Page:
About The Author, Joshua Rodriguez

This article was written by Joshua Rodriguez, proud owner and founder of CNA Finance and avid personal finance writer. This article was inspired by Joshua's most recent work, “How Long Does It Take To Improve Your Credit Score”. Join the discussion about credit scores or any personal finance topic of your choice on Google+!

Thursday, May 2, 2013

Why a Credit Score Still Means Something at 50+

Credit Scores
Credit Scores (Photo credit: i am real estate photographer)
There are many consumers of fifty years of age and over whose credit scores have been damaged in recent years by the fickle financial climate. On average however, those of us who are over 50 still have better credit scores on average than many. As we head into our retirement years though, it’s possible to become a little complacent about our credit ratings. We are debt free and not interested in borrowing any more, so what’s the big deal if our credit score “ ain't what it used to be?” Well, the truth is, it does matter, and for some very specific reasons you may not have thought of.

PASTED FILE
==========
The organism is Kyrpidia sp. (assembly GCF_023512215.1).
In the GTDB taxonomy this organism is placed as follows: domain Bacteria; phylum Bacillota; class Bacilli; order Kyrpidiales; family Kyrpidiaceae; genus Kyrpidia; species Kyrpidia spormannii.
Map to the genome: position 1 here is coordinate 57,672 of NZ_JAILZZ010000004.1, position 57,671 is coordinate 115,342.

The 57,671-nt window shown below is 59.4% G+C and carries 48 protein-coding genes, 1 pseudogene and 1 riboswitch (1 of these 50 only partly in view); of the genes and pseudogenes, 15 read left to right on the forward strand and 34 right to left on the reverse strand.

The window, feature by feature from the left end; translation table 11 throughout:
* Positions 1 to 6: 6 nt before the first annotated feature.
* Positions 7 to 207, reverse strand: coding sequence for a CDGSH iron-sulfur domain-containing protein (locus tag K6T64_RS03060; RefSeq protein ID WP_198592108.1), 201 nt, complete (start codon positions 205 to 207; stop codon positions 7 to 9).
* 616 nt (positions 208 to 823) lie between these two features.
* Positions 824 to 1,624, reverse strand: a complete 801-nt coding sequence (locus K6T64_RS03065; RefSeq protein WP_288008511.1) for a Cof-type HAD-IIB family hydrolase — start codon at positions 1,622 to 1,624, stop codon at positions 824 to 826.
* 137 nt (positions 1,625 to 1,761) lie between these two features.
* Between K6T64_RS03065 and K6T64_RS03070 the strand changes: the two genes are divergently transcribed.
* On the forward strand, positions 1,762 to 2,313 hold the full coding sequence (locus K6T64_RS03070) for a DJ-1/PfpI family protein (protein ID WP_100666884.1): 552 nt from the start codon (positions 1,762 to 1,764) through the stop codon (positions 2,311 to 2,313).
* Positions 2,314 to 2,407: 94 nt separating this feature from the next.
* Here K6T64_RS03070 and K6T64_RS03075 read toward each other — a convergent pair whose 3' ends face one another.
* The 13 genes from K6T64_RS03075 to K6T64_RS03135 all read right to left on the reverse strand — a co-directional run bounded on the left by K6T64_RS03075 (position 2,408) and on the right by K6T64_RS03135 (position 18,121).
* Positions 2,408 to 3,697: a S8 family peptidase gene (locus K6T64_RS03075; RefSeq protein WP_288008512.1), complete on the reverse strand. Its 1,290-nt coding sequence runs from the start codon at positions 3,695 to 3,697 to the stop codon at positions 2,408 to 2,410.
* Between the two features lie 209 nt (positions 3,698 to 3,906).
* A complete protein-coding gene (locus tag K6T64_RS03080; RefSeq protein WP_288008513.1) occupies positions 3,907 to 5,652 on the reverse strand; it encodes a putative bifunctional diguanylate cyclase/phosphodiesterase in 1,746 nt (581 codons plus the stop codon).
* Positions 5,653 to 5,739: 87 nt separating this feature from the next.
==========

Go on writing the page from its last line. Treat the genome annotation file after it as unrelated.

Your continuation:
We Should Still Be Diligent About Identity Theft

Though great measures have been incorporated into our society in order to prevent identity theft, it still occurs. The fact is, as vendors and lenders implement strategies to combat identity theft, thieves exert as much energy into figuring out how to get around them. Almost 10% of American households have at least one member who has fallen victim to this heinous crime, which continues to increase. (US Bureau of Justice)

Monitoring our credit reports and credit scores on a regular basis is an effective means of protecting ourselves against identity theft. If we check our credit report on a regular basis there is a greater chance of catching any irregular transactions before they can do much harm. Look for any new accounts that you did not open, credit card transactions, even loan applications that are not of your doing. Even an increase in the number of inquiries can expose fraudsters trying to open accounts in your name.